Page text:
Thanks Kevin, it becomes clearer now.

But now I am confused with the SecurityException. The spec says that security exception is thrown if the record is locked with a cookie other than lock cookie. It means that in the process method, lock cookie must be compared with a value type long, and both must have same value.

My question is from where the process method can get that value ?

And if I came out with this theoretical approach:



Would the concurrency still work fine? This is my 2nd question.

Kevin Florish
Ranch Hand

Joined: Jan 06, 2009
Posts: 176
Hi Yudiman
But now I am confused with the SecurityException. The spec says that security exception is thrown if the record is locked with a cookie other than lock cookie. It means that in the process method, lock cookie must be compared with a value type long, and both must have same value.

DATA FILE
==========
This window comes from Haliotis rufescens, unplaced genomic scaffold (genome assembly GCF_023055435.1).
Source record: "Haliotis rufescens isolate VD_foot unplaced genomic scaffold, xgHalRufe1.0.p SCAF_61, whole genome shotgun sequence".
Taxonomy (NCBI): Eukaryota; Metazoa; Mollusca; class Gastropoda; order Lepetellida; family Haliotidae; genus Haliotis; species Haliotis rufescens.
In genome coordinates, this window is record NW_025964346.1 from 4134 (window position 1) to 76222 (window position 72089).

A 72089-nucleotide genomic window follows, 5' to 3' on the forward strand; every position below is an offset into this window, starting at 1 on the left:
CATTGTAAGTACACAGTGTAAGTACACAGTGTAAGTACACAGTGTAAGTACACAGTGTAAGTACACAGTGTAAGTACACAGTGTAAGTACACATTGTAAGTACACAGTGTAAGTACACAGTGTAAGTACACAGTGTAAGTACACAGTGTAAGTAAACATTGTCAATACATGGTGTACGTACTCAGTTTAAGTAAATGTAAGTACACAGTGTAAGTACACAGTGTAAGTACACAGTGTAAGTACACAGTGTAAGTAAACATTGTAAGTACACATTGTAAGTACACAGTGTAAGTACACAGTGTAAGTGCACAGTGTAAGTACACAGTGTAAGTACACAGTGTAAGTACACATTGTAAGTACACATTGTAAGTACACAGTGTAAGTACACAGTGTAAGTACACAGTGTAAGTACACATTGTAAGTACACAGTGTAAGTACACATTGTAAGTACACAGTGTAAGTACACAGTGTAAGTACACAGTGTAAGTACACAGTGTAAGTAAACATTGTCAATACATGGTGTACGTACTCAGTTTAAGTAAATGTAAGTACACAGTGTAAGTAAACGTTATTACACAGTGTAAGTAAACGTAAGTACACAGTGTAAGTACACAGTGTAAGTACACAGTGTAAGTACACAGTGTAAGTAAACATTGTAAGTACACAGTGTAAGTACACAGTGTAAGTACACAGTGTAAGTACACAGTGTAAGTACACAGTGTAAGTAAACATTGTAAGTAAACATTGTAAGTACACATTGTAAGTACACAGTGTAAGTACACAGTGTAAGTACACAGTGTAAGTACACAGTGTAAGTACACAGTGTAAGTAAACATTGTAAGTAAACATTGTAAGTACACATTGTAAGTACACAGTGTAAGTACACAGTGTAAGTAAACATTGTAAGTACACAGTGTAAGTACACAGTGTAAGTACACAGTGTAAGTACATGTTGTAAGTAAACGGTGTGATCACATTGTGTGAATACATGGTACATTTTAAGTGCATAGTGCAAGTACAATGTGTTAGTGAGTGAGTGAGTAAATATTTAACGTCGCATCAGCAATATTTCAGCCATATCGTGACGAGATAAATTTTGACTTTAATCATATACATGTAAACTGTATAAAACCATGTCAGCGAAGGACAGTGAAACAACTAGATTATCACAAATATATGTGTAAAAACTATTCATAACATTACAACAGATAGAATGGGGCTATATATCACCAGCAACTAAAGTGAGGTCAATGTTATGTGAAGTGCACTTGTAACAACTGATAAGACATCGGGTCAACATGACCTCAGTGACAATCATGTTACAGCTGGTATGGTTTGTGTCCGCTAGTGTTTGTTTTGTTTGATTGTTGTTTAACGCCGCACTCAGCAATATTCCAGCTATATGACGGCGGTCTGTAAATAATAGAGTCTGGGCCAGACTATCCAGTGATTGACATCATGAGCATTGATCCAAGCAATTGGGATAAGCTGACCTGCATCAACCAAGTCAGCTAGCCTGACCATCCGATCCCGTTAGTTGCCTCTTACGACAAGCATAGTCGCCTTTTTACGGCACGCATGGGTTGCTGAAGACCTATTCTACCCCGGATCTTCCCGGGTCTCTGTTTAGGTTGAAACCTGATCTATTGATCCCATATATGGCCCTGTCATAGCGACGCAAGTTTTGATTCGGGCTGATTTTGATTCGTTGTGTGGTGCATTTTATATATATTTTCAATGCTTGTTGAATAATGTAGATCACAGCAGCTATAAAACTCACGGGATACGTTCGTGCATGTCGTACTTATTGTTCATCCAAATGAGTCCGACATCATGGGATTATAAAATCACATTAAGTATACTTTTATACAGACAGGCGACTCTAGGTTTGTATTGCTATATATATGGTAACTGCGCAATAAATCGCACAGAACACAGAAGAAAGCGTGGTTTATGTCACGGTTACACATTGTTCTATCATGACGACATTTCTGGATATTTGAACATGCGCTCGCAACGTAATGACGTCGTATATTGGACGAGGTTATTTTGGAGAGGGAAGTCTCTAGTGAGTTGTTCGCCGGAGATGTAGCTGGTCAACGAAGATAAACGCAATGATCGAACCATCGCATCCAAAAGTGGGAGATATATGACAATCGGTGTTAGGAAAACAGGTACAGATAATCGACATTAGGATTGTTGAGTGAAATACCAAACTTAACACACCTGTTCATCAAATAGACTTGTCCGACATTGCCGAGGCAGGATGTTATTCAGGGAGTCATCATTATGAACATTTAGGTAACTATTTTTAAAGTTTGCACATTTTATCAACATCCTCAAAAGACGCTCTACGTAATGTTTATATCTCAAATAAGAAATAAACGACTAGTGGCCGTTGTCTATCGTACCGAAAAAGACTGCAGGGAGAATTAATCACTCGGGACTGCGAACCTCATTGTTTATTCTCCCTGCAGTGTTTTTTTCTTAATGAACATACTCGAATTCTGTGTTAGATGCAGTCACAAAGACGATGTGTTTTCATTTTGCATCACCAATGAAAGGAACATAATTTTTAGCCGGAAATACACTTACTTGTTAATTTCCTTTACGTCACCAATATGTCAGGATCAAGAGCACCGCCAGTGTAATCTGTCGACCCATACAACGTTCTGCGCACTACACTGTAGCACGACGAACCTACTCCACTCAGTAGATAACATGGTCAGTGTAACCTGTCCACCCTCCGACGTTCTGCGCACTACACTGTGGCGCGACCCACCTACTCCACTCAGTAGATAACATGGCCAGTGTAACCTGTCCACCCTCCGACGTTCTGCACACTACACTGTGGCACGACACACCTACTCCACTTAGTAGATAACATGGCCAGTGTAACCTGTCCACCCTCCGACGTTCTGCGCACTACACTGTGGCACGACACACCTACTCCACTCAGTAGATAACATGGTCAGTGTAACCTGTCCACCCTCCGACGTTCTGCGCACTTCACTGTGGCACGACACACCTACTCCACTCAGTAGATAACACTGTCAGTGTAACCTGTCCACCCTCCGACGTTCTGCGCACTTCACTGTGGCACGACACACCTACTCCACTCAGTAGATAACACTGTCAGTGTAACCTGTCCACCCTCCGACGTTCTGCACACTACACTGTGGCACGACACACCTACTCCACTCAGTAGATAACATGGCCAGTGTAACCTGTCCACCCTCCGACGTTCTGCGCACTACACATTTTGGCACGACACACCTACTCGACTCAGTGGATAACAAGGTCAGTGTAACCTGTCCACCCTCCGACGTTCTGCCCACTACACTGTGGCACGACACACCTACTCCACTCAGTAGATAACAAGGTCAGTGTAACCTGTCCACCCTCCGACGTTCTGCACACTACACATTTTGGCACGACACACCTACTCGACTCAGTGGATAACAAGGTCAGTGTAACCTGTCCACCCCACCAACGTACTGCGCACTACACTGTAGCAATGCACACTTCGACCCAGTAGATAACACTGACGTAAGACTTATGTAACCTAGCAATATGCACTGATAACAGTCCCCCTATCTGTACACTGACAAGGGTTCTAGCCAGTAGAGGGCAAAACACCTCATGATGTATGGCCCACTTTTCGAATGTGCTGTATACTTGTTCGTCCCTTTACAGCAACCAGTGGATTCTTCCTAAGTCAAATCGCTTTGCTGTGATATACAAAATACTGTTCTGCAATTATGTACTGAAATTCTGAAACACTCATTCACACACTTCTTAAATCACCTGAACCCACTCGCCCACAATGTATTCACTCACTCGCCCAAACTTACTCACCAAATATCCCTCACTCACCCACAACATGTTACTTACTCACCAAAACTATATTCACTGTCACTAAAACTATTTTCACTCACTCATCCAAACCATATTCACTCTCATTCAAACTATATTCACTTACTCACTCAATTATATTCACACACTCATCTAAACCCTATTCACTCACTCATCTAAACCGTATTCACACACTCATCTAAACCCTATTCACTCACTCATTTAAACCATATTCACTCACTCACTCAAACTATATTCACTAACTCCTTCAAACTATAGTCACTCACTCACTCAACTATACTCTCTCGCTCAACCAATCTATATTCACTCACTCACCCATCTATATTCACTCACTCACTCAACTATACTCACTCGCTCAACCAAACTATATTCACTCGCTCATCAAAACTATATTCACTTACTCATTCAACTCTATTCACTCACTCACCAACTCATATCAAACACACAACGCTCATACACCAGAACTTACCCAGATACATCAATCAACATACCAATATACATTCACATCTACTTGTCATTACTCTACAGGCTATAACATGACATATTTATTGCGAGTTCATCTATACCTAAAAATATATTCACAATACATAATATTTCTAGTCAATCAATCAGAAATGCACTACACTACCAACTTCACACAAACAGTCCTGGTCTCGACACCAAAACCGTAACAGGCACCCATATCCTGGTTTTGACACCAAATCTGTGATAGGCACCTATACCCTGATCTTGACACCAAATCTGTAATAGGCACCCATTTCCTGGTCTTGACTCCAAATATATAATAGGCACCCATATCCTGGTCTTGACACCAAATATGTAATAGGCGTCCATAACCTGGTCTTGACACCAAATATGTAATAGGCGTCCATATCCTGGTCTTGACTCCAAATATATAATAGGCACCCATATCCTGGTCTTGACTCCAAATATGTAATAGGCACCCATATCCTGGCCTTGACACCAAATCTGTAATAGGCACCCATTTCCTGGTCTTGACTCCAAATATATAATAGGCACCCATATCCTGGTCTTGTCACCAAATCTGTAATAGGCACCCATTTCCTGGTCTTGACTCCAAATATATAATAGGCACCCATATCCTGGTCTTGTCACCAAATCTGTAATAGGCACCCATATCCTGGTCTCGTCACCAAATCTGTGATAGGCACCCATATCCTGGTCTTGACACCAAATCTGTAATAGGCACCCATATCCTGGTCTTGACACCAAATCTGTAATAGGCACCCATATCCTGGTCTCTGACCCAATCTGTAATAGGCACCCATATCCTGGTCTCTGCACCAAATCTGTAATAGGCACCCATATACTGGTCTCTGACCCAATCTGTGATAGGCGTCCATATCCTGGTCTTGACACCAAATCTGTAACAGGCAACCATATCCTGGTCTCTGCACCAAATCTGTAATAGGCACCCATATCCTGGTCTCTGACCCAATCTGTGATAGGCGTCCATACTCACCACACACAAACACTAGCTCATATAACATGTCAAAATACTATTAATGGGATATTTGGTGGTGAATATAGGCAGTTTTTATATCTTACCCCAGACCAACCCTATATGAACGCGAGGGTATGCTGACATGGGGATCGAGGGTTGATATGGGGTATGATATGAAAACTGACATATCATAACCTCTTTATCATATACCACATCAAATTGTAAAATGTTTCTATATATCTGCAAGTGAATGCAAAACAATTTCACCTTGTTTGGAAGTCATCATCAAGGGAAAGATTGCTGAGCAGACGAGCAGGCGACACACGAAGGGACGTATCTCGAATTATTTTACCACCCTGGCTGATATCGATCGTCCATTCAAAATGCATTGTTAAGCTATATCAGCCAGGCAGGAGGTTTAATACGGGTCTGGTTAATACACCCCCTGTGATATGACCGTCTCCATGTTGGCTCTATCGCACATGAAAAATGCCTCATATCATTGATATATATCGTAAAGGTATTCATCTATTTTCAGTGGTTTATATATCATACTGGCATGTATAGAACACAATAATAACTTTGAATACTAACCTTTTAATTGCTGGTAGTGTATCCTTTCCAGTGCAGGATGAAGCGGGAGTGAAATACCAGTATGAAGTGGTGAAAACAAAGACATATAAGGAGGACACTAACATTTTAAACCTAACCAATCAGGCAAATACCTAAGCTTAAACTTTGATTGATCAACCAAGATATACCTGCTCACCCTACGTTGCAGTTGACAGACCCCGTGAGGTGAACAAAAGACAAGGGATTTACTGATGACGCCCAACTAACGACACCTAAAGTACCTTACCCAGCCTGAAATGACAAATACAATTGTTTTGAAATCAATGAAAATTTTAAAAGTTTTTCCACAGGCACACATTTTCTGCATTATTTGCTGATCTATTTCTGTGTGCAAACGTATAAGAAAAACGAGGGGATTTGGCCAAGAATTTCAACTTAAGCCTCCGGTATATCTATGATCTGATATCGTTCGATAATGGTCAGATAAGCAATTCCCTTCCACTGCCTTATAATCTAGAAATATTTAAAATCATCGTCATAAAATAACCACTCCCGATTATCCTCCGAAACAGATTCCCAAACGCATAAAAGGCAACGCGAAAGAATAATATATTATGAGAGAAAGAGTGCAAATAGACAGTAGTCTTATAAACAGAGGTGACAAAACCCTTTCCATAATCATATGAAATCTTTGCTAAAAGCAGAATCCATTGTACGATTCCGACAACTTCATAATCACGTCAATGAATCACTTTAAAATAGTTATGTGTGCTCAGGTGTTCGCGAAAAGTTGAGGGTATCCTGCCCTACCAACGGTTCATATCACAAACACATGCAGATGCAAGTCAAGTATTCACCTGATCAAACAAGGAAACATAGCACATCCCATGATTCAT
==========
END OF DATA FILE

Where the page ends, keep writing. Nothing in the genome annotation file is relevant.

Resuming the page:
Remember if you are doing lock/process/unlock within the context of a single method call; from the Booking() method:

Get a cookie (long) for your lock method
Lock with this cookie (put record number and this cookie in the locking map)
Process using this cookie (compare this cookie with cookie in the locking map)
Unlock using this cookie (compare this cookie with cookie in the locking map)

The SecurityException is there to ensure that the cookie you locked with initially and put in the locking map is still the same when you process and unlock. If the cookie in the map has changed it probably means your locking isn't working correctly as no other process (thread) should be able to change the locking map while it is locked.
Yudiman Kwanmas
Greenhorn

Joined: Feb 01, 2009
Posts: 13
I see, I think now I understand what you mean.

Thanks a lot Kevin.

Cheers,

Yudiman